Windows Me to eliminate some networking support

Microsoft has dropped support for some networking technology from its upcoming Windows Me consumer operating system.

4 min read
Microsoft has dropped support for some networking technology from its upcoming Windows Me consumer operating system in a move analysts say is intended to nudge customers to the company's more lucrative Windows 2000 software.

Windows Me, formerly known by its code-name, Millennium, will not include technology that allows users to connect directly to corporate local area networks (LANs) running Novell or Banyan file server software, the company confirmed. News of the decision first appeared in a report from the Gartner Group, a market analysis firm.

Unlike previous Microsoft operating systems, Windows Me, expected to debut this fall, is positioned solely for home users, who would be unlikely to connect their PCs to corporate networks. Microsoft argues that the networking technology being dropped from Windows Me is more of a hassle for consumers, not a convenience.

Banyan and Novell both say the decision will not have much of an effect on their customers, who generally use Windows NT or Windows 2000.

Still, by removing Windows Me as an option for some people, Microsoft is subtly forcing them to upgrade to the more expensive and complicated Windows 2000, analysts argue. The networking features being removed from Windows Me were available in Windows 95 and Windows 98, which Microsoft said were also targeted at consumers.

"Microsoft wants to push business users to Windows 2000," said Simon Yates, an analyst with Forrester Research.

In removing support for Novell's file server software, Microsoft is making life difficult for the small or home business user who wants to use Windows Me, according to Paul Abbott, a product manager with Novell.

"It's a lame attempt on their part to make it more diffifcult for customers to be more centrally located," Abbott said. "They have to know (Windows Me) will be used by the small-business market, who don't have mountains of money to upgrade. All they're doing is hurting the small-business market and making life more difficult for the customer."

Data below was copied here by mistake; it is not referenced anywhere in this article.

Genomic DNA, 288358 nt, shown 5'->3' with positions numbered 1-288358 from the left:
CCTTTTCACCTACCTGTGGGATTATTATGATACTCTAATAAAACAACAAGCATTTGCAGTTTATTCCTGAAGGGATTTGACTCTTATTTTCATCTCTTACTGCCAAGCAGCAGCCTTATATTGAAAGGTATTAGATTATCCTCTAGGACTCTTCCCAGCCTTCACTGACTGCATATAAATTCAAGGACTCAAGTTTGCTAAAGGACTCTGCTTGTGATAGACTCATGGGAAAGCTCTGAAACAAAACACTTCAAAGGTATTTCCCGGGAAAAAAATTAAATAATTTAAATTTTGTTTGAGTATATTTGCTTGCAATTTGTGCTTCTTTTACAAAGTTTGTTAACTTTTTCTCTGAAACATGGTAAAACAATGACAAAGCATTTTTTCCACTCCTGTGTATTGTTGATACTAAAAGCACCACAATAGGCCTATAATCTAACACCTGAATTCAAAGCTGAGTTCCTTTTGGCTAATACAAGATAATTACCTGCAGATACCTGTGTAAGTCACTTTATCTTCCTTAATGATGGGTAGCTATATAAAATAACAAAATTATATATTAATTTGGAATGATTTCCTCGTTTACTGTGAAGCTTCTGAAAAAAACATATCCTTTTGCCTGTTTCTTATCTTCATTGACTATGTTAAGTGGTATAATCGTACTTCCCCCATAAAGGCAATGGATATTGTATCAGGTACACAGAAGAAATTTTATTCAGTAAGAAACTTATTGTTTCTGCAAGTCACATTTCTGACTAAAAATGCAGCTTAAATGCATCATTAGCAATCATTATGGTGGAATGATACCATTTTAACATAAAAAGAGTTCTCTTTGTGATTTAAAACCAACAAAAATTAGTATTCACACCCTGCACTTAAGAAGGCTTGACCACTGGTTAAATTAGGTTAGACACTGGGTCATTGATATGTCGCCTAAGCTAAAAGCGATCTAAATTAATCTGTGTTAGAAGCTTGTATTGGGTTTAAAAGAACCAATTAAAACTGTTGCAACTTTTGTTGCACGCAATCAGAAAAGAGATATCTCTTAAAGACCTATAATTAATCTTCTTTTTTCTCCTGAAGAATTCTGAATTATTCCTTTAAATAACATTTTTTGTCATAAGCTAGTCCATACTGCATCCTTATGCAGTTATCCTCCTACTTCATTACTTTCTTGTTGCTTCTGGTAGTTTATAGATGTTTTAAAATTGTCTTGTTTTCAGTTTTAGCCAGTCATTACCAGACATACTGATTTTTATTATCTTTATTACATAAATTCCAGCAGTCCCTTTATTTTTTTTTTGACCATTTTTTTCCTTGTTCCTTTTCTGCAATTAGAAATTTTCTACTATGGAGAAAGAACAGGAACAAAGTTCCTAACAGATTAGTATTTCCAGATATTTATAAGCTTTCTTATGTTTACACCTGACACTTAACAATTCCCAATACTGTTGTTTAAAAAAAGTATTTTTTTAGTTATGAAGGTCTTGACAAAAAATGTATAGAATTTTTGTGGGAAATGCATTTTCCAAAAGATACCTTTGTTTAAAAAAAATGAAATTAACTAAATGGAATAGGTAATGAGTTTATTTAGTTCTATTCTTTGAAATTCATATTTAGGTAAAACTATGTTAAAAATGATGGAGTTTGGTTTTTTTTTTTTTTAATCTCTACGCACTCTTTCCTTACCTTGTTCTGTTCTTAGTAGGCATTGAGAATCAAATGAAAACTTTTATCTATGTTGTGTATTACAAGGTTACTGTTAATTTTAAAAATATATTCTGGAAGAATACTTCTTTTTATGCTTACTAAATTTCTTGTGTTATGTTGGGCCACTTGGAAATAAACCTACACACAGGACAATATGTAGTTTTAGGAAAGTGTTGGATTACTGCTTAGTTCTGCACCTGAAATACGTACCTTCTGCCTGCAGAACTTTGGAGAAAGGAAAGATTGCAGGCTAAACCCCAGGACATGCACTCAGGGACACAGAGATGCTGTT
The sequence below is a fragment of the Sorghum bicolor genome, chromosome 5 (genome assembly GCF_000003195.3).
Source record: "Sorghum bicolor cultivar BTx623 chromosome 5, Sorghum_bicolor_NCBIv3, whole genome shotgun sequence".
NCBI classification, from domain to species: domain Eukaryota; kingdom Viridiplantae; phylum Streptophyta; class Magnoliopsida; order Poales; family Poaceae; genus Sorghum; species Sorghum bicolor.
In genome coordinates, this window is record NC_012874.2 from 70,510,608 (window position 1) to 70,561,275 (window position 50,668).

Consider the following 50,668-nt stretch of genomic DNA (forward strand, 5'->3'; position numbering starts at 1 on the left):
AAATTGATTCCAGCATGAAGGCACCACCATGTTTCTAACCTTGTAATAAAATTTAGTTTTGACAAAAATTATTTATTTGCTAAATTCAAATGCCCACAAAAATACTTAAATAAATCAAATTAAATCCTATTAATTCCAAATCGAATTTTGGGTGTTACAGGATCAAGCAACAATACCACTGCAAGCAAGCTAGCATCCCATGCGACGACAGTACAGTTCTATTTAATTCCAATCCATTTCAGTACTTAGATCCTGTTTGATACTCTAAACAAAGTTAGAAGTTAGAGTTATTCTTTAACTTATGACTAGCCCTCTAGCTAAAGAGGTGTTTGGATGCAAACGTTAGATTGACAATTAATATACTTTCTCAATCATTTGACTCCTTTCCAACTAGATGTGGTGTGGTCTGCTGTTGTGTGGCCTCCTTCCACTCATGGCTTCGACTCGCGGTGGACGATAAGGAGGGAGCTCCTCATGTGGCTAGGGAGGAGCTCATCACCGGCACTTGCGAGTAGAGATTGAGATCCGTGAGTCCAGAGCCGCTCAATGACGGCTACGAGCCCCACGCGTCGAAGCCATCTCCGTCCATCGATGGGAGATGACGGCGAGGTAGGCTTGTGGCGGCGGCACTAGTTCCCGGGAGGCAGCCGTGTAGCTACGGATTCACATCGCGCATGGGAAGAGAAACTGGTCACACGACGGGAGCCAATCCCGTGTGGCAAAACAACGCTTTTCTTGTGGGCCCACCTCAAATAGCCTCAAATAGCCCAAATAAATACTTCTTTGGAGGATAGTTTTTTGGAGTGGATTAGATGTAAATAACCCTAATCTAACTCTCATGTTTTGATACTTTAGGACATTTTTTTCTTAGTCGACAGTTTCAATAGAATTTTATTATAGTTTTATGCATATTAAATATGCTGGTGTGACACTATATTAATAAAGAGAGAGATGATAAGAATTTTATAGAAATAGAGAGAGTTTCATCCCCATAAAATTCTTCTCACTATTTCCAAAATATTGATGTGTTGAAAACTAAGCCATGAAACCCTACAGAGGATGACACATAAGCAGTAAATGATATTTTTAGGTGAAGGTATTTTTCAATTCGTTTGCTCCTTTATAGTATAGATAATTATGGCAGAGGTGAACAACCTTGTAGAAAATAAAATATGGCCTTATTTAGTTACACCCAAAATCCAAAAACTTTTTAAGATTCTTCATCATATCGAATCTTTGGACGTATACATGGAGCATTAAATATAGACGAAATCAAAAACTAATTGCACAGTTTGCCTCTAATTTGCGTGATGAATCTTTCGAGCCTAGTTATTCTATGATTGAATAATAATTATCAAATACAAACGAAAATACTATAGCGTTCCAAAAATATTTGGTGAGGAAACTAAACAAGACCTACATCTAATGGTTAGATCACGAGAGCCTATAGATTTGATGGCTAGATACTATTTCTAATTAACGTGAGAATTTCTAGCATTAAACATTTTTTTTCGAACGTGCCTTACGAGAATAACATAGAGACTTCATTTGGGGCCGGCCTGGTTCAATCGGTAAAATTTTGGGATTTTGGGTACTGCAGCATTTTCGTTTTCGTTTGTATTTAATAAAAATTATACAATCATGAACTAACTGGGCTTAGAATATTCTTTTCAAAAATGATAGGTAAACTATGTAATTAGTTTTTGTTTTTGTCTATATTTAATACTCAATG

Windows 2000 debuted last month. Earlier this week the company said it has sold more than a million copies of the operating system.

Microsoft says the decision to drop support for Banyan and Novell clients was motivated by its plans to make Windows Me simpler for consumers to use than previous versions of Windows. Microsoft's own networking client software, which will ship with Windows Me, allows people to connect to digital subscriber line (DSL) or broadband connections, which consumers are more likely to use than corporate networking technology, the company says.

Windows 2000: The next generation "Windows Me was always designed as a consumer offering for home users," said Sean Sanford, group product manager for Windows at Microsoft. "We're creating an offering for the home space, and we want to make sure the technology is focused on what delivers the biggest benefit to the home user. (Novell's) Netware client or the Banyan client is not going to affect the home user."